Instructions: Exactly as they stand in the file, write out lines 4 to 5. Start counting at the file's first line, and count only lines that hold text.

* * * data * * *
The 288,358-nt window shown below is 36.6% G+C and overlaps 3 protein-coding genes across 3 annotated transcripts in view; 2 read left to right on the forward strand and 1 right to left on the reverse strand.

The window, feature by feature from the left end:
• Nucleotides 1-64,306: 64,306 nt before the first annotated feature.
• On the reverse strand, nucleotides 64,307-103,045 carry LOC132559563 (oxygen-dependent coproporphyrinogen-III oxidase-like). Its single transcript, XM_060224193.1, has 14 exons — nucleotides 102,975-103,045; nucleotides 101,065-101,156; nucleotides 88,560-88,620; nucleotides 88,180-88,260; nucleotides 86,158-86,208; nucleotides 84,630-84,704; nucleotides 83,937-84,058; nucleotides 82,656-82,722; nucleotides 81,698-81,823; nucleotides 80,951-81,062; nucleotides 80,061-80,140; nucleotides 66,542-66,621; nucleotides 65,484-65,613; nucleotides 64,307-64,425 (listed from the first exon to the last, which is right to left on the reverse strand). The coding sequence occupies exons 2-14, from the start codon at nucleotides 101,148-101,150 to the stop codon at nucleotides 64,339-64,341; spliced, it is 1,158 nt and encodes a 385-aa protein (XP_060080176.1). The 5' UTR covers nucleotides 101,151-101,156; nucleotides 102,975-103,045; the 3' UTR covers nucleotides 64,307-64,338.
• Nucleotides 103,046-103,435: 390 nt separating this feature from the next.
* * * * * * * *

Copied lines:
• On the reverse strand, nucleotides 64,307-103,045 carry LOC132559563 (oxygen-dependent coproporphyrinogen-III oxidase-like). Its single transcript, XM_060224193.1, has 14 exons — nucleotides 102,975-103,045; nucleotides 101,065-101,156; nucleotides 88,560-88,620; nucleotides 88,180-88,260; nucleotides 86,158-86,208; nucleotides 84,630-84,704; nucleotides 83,937-84,058; nucleotides 82,656-82,722; nucleotides 81,698-81,823; nucleotides 80,951-81,062; nucleotides 80,061-80,140; nucleotides 66,542-66,621; nucleotides 65,484-65,613; nucleotides 64,307-64,425 (listed from the first exon to the last, which is right to left on the reverse strand). The coding sequence occupies exons 2-14, from the start codon at nucleotides 101,148-101,150 to the stop codon at nucleotides 64,339-64,341; spliced, it is 1,158 nt and encodes a 385-aa protein (XP_060080176.1). The 5' UTR covers nucleotides 101,151-101,156; nucleotides 102,975-103,045; the 3' UTR covers nucleotides 64,307-64,338.
• Nucleotides 103,046-103,435: 390 nt separating this feature from the next.